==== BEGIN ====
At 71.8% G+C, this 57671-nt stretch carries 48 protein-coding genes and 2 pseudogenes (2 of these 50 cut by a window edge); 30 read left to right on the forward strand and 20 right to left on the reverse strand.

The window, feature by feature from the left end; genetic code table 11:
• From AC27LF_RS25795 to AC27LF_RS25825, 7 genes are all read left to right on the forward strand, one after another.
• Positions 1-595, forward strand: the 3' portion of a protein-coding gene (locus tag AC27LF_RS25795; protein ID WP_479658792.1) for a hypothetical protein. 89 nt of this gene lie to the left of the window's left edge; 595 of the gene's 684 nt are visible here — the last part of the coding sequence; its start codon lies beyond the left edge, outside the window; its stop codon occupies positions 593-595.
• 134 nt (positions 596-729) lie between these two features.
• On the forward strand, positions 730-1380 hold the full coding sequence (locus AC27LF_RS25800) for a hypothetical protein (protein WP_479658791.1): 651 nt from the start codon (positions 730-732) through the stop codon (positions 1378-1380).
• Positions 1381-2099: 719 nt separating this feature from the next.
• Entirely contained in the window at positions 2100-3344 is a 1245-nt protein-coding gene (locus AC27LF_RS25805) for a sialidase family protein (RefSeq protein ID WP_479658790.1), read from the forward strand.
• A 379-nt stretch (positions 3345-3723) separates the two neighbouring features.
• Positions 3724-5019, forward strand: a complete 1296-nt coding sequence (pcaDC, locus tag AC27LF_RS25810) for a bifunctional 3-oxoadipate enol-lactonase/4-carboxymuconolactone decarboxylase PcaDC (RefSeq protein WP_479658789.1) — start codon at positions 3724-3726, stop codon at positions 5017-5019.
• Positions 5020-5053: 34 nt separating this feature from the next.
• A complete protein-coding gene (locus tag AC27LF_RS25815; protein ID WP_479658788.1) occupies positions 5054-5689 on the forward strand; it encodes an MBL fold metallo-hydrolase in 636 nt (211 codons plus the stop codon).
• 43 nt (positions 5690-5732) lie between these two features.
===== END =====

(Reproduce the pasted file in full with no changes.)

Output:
At 71.8% G+C, this 57671-nt stretch carries 48 protein-coding genes and 2 pseudogenes (2 of these 50 cut by a window edge); 30 read left to right on the forward strand and 20 right to left on the reverse strand.

The window, feature by feature from the left end; genetic code table 11:
• From AC27LF_RS25795 to AC27LF_RS25825, 7 genes are all read left to right on the forward strand, one after another.
• Positions 1-595, forward strand: the 3' portion of a protein-coding gene (locus tag AC27LF_RS25795; protein ID WP_479658792.1) for a hypothetical protein. 89 nt of this gene lie to the left of the window's left edge; 595 of the gene's 684 nt are visible here — the last part of the coding sequence; its start codon lies beyond the left edge, outside the window; its stop codon occupies positions 593-595.
• 134 nt (positions 596-729) lie between these two features.
• On the forward strand, positions 730-1380 hold the full coding sequence (locus AC27LF_RS25800) for a hypothetical protein (protein WP_479658791.1): 651 nt from the start codon (positions 730-732) through the stop codon (positions 1378-1380).
• Positions 1381-2099: 719 nt separating this feature from the next.
• Entirely contained in the window at positions 2100-3344 is a 1245-nt protein-coding gene (locus AC27LF_RS25805) for a sialidase family protein (RefSeq protein ID WP_479658790.1), read from the forward strand.
• A 379-nt stretch (positions 3345-3723) separates the two neighbouring features.
• Positions 3724-5019, forward strand: a complete 1296-nt coding sequence (pcaDC, locus tag AC27LF_RS25810) for a bifunctional 3-oxoadipate enol-lactonase/4-carboxymuconolactone decarboxylase PcaDC (RefSeq protein WP_479658789.1) — start codon at positions 3724-3726, stop codon at positions 5017-5019.
• Positions 5020-5053: 34 nt separating this feature from the next.
• A complete protein-coding gene (locus tag AC27LF_RS25815; protein ID WP_479658788.1) occupies positions 5054-5689 on the forward strand; it encodes an MBL fold metallo-hydrolase in 636 nt (211 codons plus the stop codon).
• 43 nt (positions 5690-5732) lie between these two features.